SEATTLE -- A warm, sunny summer Sunday in Seattle ended with a show as the sunset put on a brilliant display of what is known as crepuscular rays.
The colorful photo from Seattle photographer Sigma Sreedharan shows what appears like heavenly beacons emanating from the Olympic Mountains on the horizon.
In reality, they are just a shadowy effect.
"Crepuscular rays are simply long shadows cast by clouds, mountains, or other objects that block the light of the sun," Michael Kavulich, an associate scientist with the National Center for Atmospheric Research, tells FOX Weather. "We don't often notice (except for *very* hazy days), but even on clear days a little bit of sunlight is getting scattered by pollen, dust, smoke, and pollution. In this way we can see the ‘clear’ air as slightly brighter than the same air that wasn't illuminated by the sun."
The shadows run in parallel lines to each other, but since the Earth is a sphere, the shadows instead appear to the eye to converge on where the sun is setting. Think of how train tracks point toward the horizon. The tracks run parallel to each other all the time but appear to converge to a point on the horizon.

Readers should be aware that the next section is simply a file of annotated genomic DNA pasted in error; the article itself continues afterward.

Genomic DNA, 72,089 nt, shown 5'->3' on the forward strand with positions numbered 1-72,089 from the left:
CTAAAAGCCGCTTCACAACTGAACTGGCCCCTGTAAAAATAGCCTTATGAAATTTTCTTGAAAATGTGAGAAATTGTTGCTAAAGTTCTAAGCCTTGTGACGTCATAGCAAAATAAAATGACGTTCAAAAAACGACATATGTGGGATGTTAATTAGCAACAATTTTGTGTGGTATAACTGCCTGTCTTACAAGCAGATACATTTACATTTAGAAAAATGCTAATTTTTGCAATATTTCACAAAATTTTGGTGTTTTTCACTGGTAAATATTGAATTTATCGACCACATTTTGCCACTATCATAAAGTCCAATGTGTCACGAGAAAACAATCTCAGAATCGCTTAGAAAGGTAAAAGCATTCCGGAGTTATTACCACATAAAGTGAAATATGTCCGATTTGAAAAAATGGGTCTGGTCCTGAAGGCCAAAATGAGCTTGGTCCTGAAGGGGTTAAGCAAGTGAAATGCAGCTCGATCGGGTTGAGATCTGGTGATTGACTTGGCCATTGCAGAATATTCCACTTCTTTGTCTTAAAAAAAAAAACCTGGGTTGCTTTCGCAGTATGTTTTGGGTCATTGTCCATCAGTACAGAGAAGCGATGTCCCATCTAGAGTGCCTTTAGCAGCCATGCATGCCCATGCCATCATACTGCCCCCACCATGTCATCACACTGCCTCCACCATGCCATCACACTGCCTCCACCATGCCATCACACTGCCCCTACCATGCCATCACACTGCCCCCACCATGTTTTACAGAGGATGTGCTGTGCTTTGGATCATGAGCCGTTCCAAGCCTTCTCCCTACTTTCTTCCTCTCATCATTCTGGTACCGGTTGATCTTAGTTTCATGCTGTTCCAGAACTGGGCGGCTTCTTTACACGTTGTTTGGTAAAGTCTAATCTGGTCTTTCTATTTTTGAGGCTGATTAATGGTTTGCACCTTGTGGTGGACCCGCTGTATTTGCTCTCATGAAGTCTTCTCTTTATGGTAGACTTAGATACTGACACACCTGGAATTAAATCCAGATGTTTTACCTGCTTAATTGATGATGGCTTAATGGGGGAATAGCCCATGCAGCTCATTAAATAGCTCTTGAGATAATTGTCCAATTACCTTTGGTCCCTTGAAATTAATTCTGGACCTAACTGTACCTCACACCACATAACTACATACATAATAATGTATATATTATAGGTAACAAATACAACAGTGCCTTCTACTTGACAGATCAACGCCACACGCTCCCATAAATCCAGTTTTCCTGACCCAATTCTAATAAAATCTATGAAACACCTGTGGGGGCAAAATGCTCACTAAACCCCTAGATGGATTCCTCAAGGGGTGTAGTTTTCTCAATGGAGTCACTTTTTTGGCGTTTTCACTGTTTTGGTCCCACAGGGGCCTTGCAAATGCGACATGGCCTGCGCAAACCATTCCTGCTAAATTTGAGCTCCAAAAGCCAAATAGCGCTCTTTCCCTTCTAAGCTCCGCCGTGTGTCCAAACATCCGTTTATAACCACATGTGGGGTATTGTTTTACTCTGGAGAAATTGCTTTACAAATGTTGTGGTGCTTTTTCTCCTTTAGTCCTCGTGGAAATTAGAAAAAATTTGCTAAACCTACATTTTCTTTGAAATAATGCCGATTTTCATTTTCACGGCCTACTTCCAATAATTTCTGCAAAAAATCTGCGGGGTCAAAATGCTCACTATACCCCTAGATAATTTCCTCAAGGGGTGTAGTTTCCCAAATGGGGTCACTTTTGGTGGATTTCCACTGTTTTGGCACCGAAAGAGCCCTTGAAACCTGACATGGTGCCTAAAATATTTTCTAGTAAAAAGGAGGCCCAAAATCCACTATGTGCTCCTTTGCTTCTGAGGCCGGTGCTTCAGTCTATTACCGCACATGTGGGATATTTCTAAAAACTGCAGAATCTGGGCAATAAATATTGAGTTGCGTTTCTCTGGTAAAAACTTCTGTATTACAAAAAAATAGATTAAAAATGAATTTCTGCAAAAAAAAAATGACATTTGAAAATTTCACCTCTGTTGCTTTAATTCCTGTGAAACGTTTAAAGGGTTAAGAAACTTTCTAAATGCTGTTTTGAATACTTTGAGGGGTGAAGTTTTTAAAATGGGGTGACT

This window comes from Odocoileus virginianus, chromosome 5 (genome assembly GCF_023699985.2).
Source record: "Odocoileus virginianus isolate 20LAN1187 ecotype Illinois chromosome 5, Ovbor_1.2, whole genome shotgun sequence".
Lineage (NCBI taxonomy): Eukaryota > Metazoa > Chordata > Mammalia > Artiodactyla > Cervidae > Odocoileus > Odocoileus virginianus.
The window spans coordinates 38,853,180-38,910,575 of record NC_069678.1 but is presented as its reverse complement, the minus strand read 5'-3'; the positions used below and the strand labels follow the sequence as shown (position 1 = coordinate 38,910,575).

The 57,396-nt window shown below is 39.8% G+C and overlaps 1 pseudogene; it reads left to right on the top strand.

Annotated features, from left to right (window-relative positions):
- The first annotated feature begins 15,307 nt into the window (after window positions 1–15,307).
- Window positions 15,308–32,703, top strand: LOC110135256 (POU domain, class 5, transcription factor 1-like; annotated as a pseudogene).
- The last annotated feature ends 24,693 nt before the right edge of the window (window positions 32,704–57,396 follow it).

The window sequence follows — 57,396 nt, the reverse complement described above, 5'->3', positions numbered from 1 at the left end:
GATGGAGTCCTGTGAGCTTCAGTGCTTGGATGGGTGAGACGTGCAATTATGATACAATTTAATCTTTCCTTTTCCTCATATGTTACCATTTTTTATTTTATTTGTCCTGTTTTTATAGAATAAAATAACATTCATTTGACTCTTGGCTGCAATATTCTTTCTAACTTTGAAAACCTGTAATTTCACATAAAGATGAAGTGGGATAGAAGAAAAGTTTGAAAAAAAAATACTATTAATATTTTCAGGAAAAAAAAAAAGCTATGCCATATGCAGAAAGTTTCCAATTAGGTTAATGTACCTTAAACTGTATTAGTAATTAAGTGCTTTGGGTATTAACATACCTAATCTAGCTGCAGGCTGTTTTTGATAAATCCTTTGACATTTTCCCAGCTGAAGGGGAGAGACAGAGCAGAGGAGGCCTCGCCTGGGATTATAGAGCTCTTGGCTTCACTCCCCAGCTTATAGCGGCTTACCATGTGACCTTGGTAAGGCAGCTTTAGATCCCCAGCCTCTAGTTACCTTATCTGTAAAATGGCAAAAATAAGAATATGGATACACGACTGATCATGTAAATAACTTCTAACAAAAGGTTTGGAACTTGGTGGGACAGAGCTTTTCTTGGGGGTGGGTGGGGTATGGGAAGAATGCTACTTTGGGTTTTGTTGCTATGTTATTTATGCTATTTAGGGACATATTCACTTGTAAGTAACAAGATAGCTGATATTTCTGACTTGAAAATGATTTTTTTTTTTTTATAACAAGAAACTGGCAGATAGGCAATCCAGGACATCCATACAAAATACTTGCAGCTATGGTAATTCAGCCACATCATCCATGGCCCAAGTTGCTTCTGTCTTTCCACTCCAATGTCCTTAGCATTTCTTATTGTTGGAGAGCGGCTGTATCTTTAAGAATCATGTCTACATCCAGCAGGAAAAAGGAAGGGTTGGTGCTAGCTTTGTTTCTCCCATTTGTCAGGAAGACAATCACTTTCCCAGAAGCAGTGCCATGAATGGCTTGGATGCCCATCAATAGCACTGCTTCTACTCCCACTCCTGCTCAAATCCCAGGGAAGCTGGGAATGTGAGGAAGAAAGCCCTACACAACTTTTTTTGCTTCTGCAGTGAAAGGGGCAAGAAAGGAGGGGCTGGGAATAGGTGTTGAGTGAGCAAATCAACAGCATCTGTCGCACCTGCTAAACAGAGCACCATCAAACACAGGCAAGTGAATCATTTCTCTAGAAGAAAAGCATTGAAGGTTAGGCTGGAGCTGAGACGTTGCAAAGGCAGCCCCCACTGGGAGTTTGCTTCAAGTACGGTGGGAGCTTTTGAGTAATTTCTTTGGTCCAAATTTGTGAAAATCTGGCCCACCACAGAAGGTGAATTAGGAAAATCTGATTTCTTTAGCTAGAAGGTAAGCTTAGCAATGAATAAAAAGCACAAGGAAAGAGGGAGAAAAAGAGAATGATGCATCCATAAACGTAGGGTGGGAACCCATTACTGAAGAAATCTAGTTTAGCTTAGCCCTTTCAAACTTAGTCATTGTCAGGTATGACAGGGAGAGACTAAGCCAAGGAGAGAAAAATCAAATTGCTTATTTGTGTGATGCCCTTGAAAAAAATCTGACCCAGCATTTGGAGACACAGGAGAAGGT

The crepuscular rays do the same thing.
"After sunset this phenomenon can be most pronounced due to the glow of the red sunset light contrasting with the dark blue night skies seen through the shadows – that's what has caused the shadows in the photo (above) to look so amazing," Kavulich said. He thinks the mountains on the horizon were the shadow culprits in the photo. I'd have to check the satellite archives to be sure; as you can see in the link above, they are often visible quite strikingly from space!
And under certain conditions, the effect can appear on the opposite side of the sky too, where those same shadows appear to converge once again to a point on the horizon.
In this case, the point would be exactly opposite of where the sun sits on the other horizon -- known as the anti-solar point. Those rays, appropriately enough, are known as "anti-crepuscular rays."
But if you were to flatten the sky out instead of a sphere, you would just see straight parallel lines of shadow streaking across the sky.
"At sunset these shadows could stretch over 1000 miles long!" Kavulich says.
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